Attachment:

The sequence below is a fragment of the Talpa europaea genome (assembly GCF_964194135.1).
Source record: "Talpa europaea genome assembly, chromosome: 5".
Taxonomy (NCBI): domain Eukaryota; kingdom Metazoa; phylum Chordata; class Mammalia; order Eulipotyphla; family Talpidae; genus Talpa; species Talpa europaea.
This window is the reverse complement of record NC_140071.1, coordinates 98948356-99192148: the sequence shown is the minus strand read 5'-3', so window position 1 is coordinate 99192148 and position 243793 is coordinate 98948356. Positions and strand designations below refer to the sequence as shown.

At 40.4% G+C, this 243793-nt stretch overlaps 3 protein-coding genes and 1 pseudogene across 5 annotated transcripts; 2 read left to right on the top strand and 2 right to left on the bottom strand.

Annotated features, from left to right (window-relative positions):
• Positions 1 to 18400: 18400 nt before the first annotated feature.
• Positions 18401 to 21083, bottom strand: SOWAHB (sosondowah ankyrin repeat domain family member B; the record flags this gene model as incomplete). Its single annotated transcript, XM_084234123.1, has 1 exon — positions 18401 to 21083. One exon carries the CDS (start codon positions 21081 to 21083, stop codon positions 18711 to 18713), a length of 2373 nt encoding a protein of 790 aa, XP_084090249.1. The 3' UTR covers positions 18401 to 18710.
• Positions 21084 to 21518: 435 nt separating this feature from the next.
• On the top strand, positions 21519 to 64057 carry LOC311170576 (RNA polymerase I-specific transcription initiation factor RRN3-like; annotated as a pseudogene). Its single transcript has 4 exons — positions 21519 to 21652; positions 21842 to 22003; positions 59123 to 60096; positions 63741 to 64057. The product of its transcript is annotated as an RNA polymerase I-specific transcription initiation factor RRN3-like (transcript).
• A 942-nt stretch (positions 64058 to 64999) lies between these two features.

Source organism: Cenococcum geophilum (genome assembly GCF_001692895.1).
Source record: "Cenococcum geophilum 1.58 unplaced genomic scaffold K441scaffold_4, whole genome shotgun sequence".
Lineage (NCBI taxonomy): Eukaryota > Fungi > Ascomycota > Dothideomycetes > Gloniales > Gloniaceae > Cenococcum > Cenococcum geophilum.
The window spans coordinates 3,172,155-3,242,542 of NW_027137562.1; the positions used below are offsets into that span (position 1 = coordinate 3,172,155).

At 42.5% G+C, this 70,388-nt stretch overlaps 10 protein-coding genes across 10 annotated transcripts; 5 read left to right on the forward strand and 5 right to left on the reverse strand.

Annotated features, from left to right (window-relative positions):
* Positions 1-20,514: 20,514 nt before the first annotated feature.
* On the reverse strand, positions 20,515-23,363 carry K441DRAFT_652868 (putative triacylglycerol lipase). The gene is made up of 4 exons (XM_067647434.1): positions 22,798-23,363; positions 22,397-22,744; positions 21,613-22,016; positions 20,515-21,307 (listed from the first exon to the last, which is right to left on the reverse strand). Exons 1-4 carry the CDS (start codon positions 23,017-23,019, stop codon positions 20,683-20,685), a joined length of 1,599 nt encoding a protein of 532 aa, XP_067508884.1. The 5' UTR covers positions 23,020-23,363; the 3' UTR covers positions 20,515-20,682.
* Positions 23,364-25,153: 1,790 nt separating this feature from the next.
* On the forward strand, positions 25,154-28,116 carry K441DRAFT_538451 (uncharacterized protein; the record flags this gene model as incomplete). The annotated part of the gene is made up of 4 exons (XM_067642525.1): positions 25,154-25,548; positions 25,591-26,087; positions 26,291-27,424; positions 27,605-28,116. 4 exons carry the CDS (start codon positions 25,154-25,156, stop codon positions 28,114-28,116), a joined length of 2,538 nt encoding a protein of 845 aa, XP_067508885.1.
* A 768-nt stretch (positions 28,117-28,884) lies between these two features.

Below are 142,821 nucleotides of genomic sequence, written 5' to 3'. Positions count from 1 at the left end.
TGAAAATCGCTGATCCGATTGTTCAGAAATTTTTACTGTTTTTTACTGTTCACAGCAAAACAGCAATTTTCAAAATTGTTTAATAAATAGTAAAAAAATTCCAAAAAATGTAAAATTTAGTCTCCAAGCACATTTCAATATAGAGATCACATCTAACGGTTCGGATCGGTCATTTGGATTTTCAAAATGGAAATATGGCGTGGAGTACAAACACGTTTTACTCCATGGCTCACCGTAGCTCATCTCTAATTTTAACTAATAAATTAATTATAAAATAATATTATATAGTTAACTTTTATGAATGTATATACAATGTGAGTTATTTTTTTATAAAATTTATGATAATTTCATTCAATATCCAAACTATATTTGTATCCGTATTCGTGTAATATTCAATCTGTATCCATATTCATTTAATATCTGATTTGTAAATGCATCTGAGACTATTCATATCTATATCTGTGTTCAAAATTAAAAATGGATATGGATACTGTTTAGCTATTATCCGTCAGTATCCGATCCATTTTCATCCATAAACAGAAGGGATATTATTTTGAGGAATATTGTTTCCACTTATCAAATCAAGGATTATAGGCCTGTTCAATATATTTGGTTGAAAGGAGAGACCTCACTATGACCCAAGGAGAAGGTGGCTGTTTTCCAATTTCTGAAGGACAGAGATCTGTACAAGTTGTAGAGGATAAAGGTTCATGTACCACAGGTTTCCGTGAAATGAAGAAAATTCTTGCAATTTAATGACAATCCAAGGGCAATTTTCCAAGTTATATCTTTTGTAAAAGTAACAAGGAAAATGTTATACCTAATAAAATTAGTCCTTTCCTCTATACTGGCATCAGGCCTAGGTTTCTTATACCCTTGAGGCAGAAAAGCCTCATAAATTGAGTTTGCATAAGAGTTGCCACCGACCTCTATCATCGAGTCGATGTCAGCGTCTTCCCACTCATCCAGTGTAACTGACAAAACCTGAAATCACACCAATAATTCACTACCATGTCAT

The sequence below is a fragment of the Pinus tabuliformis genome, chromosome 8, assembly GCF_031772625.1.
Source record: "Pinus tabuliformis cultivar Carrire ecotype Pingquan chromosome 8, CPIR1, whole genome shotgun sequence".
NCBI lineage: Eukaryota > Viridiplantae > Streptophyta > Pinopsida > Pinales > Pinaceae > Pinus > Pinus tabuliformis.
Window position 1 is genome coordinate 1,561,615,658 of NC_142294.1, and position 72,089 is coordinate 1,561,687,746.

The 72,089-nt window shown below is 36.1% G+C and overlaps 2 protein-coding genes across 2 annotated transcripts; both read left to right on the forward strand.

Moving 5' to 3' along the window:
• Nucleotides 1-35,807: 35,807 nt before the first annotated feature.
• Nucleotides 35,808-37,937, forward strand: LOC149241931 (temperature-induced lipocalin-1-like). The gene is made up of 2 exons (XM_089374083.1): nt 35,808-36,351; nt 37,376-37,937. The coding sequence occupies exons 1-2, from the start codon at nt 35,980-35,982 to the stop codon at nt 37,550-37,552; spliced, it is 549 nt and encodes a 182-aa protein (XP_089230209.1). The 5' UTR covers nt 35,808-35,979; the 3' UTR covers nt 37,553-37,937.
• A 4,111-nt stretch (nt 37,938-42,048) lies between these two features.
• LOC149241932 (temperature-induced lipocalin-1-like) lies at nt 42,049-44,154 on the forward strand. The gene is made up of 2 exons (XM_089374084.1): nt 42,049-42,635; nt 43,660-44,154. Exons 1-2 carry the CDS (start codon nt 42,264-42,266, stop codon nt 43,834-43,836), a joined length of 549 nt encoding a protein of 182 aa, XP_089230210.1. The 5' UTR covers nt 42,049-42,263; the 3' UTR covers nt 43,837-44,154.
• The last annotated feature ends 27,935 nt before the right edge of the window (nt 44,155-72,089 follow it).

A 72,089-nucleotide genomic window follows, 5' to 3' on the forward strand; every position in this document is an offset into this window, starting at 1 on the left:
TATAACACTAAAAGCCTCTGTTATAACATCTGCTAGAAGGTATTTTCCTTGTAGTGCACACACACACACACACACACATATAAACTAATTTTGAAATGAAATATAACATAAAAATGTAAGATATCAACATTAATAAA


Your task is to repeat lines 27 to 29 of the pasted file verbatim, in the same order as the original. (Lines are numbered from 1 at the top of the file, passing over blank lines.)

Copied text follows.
NCBI lineage: Eukaryota > Viridiplantae > Streptophyta > Pinopsida > Pinales > Pinaceae > Pinus > Pinus tabuliformis.
Window position 1 is genome coordinate 1,561,615,658 of NC_142294.1, and position 72,089 is coordinate 1,561,687,746.

The 72,089-nt window shown below is 36.1% G+C and overlaps 2 protein-coding genes across 2 annotated transcripts; both read left to right on the forward strand.